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ABORTION - CHURCH STAND

What is God's view of an unborn child? In Jeremiah 1:5, God tells Jeremiah: "Before I formed you in the womb I knew you; before you were born I sanctified you, and I ordained you a prophet to the nations."

In God's view, an unborn child is not just a "collection of cells", "a fertilised ovum", "a product of conception", "a fertilized fetal-placental unit" or "a very fragile one-inch-long mass of differentiated tissue acting as a parasite within the mother's body". In the eyes of God, the unborn baby is alive, known by God, and possessing a God-ordained life.

God formed us in the womb and from the moment of conception we were (and are still) precious in His thoughts. He has fashioned the days for us, meaning that He has a perfect plan and purpose in our lives. Since in God's eyes, life begins at conception, abortion is a serious sin. It is no less than murder.

The unspeakable crime of abortion

Exod 21:22-25 "When men strive together, and hurt a woman with child, so that there is a miscarriage, and yet no harm follows, the one who hurt her shall be fined, according as the woman's husband shall lay upon him; and he shall pay as the judges determine. If any harm follows, then you shall give life for life, eye for eye, tooth for tooth, hand for hand, foot for foot, burn for burn, wound for wound, stripe for stripe."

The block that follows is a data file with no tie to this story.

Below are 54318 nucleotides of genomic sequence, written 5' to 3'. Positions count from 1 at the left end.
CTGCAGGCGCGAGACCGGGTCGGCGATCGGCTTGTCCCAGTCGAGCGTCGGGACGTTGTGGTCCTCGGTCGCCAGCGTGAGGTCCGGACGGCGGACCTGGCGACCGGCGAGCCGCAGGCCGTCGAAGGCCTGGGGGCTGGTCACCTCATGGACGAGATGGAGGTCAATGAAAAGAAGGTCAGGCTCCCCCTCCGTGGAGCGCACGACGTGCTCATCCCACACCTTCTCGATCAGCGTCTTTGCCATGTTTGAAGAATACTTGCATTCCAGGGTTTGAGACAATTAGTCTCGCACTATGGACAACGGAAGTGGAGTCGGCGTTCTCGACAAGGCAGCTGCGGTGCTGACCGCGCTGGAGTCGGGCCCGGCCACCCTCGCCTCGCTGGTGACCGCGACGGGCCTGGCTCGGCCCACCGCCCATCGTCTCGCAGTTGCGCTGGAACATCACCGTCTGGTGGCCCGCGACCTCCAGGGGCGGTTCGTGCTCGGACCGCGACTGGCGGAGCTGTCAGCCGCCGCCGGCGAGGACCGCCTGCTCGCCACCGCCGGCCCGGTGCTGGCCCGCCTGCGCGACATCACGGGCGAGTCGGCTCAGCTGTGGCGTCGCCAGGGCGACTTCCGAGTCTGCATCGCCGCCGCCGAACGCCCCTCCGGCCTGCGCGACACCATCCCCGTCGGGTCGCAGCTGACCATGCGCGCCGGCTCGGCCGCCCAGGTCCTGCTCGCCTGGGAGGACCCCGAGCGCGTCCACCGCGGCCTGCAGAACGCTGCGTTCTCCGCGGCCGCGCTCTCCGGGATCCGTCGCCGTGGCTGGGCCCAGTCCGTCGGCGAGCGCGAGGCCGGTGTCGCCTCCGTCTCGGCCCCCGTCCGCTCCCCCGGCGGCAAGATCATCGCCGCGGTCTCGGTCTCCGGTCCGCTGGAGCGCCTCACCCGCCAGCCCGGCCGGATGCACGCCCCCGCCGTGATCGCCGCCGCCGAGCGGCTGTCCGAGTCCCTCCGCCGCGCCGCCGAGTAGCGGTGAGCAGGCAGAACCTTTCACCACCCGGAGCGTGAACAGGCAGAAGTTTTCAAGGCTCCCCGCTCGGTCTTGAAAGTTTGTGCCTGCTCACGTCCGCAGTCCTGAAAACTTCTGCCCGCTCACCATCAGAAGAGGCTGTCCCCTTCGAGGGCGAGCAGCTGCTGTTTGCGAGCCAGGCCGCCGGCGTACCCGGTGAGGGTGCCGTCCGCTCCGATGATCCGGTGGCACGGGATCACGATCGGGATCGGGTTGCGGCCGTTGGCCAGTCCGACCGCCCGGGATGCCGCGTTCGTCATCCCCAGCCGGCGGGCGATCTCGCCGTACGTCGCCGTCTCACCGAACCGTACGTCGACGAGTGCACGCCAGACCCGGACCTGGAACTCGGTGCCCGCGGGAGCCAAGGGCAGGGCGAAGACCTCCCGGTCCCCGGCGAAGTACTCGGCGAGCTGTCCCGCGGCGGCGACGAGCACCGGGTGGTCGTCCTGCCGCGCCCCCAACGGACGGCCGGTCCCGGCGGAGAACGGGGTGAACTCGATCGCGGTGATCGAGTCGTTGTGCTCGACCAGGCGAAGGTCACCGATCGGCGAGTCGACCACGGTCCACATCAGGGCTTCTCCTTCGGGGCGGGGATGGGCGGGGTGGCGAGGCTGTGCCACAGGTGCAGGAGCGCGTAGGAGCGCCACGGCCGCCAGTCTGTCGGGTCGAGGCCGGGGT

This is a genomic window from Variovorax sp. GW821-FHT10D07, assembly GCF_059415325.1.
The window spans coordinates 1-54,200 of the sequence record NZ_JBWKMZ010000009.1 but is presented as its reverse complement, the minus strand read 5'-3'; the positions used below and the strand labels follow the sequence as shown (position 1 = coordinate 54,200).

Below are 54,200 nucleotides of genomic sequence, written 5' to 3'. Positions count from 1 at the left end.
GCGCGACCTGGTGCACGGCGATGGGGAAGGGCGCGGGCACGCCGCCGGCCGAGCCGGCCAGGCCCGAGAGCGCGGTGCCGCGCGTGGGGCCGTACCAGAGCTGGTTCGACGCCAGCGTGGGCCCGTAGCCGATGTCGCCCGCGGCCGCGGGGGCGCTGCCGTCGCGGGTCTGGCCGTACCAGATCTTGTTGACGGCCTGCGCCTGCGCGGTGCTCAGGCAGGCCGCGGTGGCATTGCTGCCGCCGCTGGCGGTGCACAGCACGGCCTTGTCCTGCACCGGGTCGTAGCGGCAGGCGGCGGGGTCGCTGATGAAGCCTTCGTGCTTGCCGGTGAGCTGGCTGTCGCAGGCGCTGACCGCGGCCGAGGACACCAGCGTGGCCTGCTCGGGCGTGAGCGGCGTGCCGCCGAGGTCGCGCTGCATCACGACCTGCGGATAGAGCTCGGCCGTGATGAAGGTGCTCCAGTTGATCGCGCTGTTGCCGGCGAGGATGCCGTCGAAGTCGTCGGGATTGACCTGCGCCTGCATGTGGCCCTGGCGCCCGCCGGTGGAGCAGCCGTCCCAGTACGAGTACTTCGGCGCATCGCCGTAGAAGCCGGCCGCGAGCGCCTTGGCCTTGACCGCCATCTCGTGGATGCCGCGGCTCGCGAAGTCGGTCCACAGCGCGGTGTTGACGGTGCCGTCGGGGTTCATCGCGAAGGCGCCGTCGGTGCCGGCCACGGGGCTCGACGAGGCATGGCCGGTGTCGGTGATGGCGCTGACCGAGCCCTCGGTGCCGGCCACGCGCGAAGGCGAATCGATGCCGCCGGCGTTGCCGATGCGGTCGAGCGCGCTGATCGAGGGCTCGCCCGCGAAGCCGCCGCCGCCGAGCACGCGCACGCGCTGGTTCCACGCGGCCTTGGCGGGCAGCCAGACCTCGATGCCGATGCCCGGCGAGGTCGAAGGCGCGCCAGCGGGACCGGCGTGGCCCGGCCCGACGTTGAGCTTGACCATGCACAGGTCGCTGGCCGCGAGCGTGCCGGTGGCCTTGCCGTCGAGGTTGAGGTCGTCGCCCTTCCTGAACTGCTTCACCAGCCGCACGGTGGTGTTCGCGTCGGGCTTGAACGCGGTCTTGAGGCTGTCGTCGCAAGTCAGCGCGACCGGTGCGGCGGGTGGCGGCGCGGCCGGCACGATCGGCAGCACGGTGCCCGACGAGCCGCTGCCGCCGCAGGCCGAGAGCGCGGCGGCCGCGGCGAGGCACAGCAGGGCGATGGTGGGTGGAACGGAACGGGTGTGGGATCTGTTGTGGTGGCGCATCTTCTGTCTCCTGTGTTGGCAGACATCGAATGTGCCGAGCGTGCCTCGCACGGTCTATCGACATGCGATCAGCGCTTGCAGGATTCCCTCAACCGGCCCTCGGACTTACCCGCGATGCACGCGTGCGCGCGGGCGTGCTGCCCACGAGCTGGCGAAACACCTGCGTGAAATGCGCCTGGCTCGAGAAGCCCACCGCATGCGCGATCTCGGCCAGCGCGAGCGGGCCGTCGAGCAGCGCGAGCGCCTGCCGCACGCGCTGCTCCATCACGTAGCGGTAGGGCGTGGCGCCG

Among all the crimes which can be committed against life, procured abortion has characteristics making it particularly serious and deplorable. The Second Vatican Council defines abortion, together with infanticide, as an "unspeakable crime". The acceptance of abortion in the popular mind, in behavior and even in law itself, is a telling sign of an extremely dangerous crisis of the moral sense, which is becoming more and more incapable of distinguishing between good and evil, even when the fundamental right to life is at stake. Given such a grave situation, we need now more than ever to have the courage to look the truth in the eye and to call things by their proper name, without yielding to convenient compromises or to the temptation of self-deception. In this regard the reproach of the Prophet is extremely straight forward: "Woe to those who call evil good and good evil, who put darkness for light and light for darkness" (Is 5:20). Especially in the case of abortion there is a widespread use of ambiguous terminology, such as "interruption of pregnancy," or "medical termination of pregnancy" (MTP) which tends to hide abortion's true nature and to reduce its seriousness in public opinion. No word has the power to change the reality of things. Procured abortion is the deliberate and direct killing, by whatever means it is carried out, of a human being in the initial phase of his or her existence, extending from conception to birth. The moral gravity of procured abortion is apparent in all its truth if we recognise that we are dealing with murder and, in particular, when we consider the specific elements involved. The one eliminated is a human being at the very beginning of life. No one more absolutely innocent could be imagined. In no way could this human being ever be considered as an aggressor, much less an unjust aggressor! He or she is weak, defenseless, even to the point of lacking that minimal form of defense consisting in the poignant (moving) power of a newborn baby's cries and tears. The unborn child is totally entrusted to the protection and care of the woman carrying him or her in the womb. And yet sometimes it is precisely the mother herself who makes the decision and asks for the child to be eliminated, and who then goes about having it done.